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  • I used to go to meetings, AA, Al-anon and OA. I needed meetings. It was in those meetings that I met Kevin B. Kevin B went to the same meetings I did, and so we became friends. Or, so I thought.

    I guess I define friends differently than Kevin B. did.

    It started innocently enough. An offer of a ride home when my car was being repaired. A small treat shared before of after a meeting. A tiny gift purchased while purchasing other things so that it didn't seem like a big deal.

    Then it escalated, a little at a time. Gifts left hanging on the flag of my mailbox, gifts left between the doors of my house. I wondered how that had happened. How had he found me? What happened to anonymity? Oh yeah, I'd allowed him to take me home once, months earlier. My first big mistake.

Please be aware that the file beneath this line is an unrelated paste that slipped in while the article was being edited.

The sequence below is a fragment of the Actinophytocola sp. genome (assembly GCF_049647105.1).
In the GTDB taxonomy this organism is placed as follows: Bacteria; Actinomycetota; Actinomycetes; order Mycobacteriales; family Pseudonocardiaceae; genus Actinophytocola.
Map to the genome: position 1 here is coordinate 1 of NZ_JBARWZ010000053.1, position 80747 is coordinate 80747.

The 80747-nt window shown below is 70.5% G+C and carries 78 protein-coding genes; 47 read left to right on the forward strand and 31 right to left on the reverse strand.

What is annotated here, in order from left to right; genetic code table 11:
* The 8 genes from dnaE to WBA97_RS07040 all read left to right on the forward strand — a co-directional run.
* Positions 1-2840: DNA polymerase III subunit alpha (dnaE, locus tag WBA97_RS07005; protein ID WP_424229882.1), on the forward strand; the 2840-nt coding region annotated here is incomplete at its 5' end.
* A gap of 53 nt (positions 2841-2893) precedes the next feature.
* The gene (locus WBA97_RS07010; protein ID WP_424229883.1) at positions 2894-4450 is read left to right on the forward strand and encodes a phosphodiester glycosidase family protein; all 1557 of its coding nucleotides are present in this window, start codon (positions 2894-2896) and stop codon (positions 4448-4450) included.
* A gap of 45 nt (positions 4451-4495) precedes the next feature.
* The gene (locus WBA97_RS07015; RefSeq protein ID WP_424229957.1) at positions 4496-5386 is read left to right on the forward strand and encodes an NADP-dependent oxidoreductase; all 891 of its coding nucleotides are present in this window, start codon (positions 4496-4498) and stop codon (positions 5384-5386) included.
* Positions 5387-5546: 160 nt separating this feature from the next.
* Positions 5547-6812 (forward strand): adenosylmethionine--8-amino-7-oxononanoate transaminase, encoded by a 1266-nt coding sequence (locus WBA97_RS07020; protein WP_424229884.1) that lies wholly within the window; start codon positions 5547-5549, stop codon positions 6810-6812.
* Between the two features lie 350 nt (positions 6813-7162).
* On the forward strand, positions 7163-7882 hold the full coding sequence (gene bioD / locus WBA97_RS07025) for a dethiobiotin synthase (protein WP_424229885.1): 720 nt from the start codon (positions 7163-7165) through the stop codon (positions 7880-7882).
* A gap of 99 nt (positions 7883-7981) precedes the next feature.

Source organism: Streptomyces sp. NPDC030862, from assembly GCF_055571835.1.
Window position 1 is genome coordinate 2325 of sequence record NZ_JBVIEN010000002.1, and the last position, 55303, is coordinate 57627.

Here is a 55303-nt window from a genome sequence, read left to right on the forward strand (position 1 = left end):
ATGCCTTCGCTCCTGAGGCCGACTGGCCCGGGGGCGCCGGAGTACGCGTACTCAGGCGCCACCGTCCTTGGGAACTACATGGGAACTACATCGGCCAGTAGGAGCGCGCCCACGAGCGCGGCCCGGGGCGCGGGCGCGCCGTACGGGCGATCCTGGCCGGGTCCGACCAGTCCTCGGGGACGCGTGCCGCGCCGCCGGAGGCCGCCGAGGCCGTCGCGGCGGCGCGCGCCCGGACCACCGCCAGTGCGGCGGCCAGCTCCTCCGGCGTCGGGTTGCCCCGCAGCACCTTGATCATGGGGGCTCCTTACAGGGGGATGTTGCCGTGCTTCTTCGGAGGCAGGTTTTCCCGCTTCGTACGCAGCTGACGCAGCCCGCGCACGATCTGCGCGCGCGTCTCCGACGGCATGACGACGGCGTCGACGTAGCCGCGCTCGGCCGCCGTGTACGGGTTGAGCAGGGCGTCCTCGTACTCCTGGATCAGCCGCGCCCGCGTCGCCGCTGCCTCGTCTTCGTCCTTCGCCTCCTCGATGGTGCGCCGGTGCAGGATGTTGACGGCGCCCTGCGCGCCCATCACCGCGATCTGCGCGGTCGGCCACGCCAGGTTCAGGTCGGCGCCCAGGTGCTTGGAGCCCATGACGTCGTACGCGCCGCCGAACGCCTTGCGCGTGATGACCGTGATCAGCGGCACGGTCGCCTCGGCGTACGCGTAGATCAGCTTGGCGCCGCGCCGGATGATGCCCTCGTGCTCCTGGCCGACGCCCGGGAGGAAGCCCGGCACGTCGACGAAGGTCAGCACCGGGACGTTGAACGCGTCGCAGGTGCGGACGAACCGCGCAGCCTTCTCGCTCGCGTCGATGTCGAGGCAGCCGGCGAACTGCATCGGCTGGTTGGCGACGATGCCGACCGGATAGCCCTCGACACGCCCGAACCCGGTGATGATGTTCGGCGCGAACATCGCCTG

The occasional gifts came more and more often until they arrived every day, even twice a day. The tiny insignificant gifts grew larger. Not huge. Kevin was married, and he'd buy my treats, he explained, while shopping for the family, and then drop them off on the way home.

    Then came the letters. They were whiney, complaining, demanding. I thought that was bad. But then they became pornographic and demanding. I started avoiding him at meetings. He started turning up everywhere. At home, at work, at the store. I'd find him parked next to my car waiting for me, and I started getting frightened.

    Then he wrote threatening letters and made threatening phone calls to my ex-husband and to my boss. I told him to stop it.

    That's when I quit going to meetings. I got a parking spot closer to work, just a few steps from the door, asked my boss to repaint the no parking signs around my spot. I had to admit I had a stalker. Embarrassing. Scary.

    One of the wonderful side benefits to marrying Keith and moving to Detroit was putting 400 miles between Kevin B and me.

    I've never wished harm on anyone, truly, not consciously, anyway. When I heard that Kevin B had died suddenly of a heart attack, I was sad for him and for his family. At the same time, I'm ashamed to admit, I felt a great deal of relief.

    I've never gone back to meetings.
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